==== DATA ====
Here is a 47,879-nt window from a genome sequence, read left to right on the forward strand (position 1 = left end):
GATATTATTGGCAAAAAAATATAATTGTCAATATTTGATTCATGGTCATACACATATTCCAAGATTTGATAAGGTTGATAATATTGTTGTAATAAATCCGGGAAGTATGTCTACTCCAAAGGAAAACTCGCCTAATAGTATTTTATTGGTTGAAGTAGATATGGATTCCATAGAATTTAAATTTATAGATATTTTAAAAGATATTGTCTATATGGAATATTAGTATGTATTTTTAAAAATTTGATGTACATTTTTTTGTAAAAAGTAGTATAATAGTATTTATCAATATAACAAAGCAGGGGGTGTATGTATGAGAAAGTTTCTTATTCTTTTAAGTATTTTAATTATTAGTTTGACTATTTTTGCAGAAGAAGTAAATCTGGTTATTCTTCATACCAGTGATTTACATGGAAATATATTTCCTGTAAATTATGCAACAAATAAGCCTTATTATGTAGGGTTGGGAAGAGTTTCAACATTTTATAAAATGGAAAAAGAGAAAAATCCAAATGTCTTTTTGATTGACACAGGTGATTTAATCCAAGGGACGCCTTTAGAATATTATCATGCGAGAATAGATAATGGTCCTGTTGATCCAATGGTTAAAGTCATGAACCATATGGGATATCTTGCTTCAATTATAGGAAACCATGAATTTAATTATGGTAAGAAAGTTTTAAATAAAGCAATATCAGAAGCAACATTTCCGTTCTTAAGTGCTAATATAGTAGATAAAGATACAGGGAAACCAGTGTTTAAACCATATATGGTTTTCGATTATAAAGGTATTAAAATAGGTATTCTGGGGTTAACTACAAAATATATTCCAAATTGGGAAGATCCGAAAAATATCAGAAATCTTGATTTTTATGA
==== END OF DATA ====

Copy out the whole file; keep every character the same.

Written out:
Here is a 47,879-nt window from a genome sequence, read left to right on the forward strand (position 1 = left end):
GATATTATTGGCAAAAAAATATAATTGTCAATATTTGATTCATGGTCATACACATATTCCAAGATTTGATAAGGTTGATAATATTGTTGTAATAAATCCGGGAAGTATGTCTACTCCAAAGGAAAACTCGCCTAATAGTATTTTATTGGTTGAAGTAGATATGGATTCCATAGAATTTAAATTTATAGATATTTTAAAAGATATTGTCTATATGGAATATTAGTATGTATTTTTAAAAATTTGATGTACATTTTTTTGTAAAAAGTAGTATAATAGTATTTATCAATATAACAAAGCAGGGGGTGTATGTATGAGAAAGTTTCTTATTCTTTTAAGTATTTTAATTATTAGTTTGACTATTTTTGCAGAAGAAGTAAATCTGGTTATTCTTCATACCAGTGATTTACATGGAAATATATTTCCTGTAAATTATGCAACAAATAAGCCTTATTATGTAGGGTTGGGAAGAGTTTCAACATTTTATAAAATGGAAAAAGAGAAAAATCCAAATGTCTTTTTGATTGACACAGGTGATTTAATCCAAGGGACGCCTTTAGAATATTATCATGCGAGAATAGATAATGGTCCTGTTGATCCAATGGTTAAAGTCATGAACCATATGGGATATCTTGCTTCAATTATAGGAAACCATGAATTTAATTATGGTAAGAAAGTTTTAAATAAAGCAATATCAGAAGCAACATTTCCGTTCTTAAGTGCTAATATAGTAGATAAAGATACAGGGAAACCAGTGTTTAAACCATATATGGTTTTCGATTATAAAGGTATTAAAATAGGTATTCTGGGGTTAACTACAAAATATATTCCAAATTGGGAAGATCCGAAAAATATCAGAAATCTTGATTTTTATGA